Union slams axing of prison auto course
The canning of a prison education programme will see offenders' reform prospects reduced and UCOL staff scrambling for jobs.
The Tertiary Education Union (TEU) says the Department of Corrections' decision to pull a UCOL-run automotive course at Whanganui Prison will hit workers in Whanganui and Palmerston North.
It would also prohibit prisoners' rehabilitation prospects and went against the Government's goal of reducing reoffending by 25 per cent within four years by offering offenders opportunities post prison, the union said.
However, Whanganui MP Chester Borrows said giving contracts to provide prison services was a competitive process and Corrections had the right to pick and choose between tertiary training organisations.
Corrections confirmed it canned the Whanganui Prison automotive course because it wasn't meeting expectations, had poor pass rates and the NCEA credits gained were not contributing to a "significant qualification".
But it was in the process of finding an alternative and still hosted a number of courses, including horticulture, timber processing and joinery, as well as literacy and numeracy.
The cull has forced UCOL to review its automotive programme, with uncertainty now surrounding four teaching jobs at the polytech's three campuses - in Palmerston North, Whanganui and Masterton.
TEU branch president Tina Smith said the decision to dump the course was "nonsensical".
"This current Government has said they want to have a 25 per cent reduction in the number of recidivist offenders," she said.
"The National Certificate in Automotive would have been the perfect opportunity to give prisoners a qualification and real employment prospects once they left prison."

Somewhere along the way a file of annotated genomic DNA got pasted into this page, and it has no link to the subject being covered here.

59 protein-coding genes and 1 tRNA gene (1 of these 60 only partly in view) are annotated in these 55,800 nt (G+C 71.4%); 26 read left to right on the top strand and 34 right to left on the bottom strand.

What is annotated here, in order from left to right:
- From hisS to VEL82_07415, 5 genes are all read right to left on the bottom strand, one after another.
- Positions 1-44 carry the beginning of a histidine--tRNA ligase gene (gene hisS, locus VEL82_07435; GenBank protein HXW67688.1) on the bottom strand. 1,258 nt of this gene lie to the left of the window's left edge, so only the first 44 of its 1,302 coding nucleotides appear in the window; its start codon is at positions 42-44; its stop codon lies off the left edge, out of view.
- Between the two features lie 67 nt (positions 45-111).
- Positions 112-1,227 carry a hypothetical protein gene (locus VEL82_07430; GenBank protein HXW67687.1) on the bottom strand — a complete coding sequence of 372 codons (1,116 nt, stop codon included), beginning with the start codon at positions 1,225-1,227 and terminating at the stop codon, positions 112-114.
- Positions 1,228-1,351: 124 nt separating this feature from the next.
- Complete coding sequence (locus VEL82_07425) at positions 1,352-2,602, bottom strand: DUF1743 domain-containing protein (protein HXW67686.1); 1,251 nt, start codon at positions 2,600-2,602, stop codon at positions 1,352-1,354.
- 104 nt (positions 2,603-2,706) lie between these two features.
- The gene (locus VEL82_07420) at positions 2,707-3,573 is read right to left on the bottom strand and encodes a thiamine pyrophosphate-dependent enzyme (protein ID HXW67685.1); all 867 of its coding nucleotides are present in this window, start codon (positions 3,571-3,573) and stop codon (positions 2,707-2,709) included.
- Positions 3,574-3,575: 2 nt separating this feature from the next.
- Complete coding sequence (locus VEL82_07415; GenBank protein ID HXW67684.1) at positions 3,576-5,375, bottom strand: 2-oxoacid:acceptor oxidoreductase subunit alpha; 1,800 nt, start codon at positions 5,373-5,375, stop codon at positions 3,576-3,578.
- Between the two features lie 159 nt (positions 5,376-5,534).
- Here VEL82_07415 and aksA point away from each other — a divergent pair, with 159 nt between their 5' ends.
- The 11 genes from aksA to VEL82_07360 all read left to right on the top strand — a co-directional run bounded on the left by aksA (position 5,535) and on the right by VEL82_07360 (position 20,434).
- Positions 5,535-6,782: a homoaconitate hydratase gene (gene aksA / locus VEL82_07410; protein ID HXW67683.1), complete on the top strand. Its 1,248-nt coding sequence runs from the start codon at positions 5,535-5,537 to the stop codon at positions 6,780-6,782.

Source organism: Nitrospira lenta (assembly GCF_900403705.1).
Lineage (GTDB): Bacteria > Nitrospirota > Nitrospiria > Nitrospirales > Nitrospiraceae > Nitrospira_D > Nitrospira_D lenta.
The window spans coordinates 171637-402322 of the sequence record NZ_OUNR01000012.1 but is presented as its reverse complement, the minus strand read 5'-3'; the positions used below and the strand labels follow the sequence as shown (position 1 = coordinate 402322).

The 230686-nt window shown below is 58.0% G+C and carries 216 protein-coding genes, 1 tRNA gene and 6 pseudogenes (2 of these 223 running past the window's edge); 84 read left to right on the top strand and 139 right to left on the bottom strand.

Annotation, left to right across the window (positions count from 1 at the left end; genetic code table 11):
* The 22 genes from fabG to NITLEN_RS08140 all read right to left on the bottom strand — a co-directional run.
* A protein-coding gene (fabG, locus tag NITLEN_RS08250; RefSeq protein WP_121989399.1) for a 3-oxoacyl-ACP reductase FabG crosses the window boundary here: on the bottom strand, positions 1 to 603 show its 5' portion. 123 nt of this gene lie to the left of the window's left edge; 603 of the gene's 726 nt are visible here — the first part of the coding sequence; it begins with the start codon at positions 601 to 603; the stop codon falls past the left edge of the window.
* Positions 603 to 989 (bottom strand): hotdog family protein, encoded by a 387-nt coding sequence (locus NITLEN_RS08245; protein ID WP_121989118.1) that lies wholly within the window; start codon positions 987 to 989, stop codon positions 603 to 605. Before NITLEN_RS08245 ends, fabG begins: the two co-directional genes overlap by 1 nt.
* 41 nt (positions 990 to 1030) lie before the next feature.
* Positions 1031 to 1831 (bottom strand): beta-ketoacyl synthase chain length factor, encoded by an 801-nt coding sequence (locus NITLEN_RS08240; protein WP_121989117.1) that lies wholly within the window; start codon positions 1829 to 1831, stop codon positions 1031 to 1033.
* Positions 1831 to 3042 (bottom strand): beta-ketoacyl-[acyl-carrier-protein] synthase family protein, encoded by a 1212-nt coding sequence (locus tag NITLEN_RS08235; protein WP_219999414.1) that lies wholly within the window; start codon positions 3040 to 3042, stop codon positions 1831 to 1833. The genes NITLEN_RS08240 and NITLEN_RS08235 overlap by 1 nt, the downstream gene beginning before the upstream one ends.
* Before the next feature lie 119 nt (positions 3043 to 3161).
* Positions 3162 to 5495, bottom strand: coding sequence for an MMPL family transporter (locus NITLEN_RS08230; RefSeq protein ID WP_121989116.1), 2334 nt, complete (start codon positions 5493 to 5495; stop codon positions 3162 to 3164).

The polytech was able to provide the funding, equipment and expertise for the course, which would benefit people with jobs now and offenders with opportunities after prison, Smith said.
"We had the backing of Chester Borrows, the local MP, who seemed very keen, and said it was sensible to keep programmes and keep people in employment and also provide quality programmes to prisoners which would provide quality outcomes long term."
Borrows said he had spoken to the TEU and the Minister of Corrections, and would be asking about Corrections' plans at a visit to Whanganui Prison with the law and order caucus committee tomorrow.
Despite being the Minister of Courts, the decision was made by Corrections and was operational, and he could not comment on the decision-making process.
As he understood it, Corrections was looking at a replacement automotive course, but hadn't decided on the timing or who would deliver that course.
"As the local MP, I was very happy with local delivery, I know Corrections wants to continue with similar courses, but who they want to deliver them is up to them."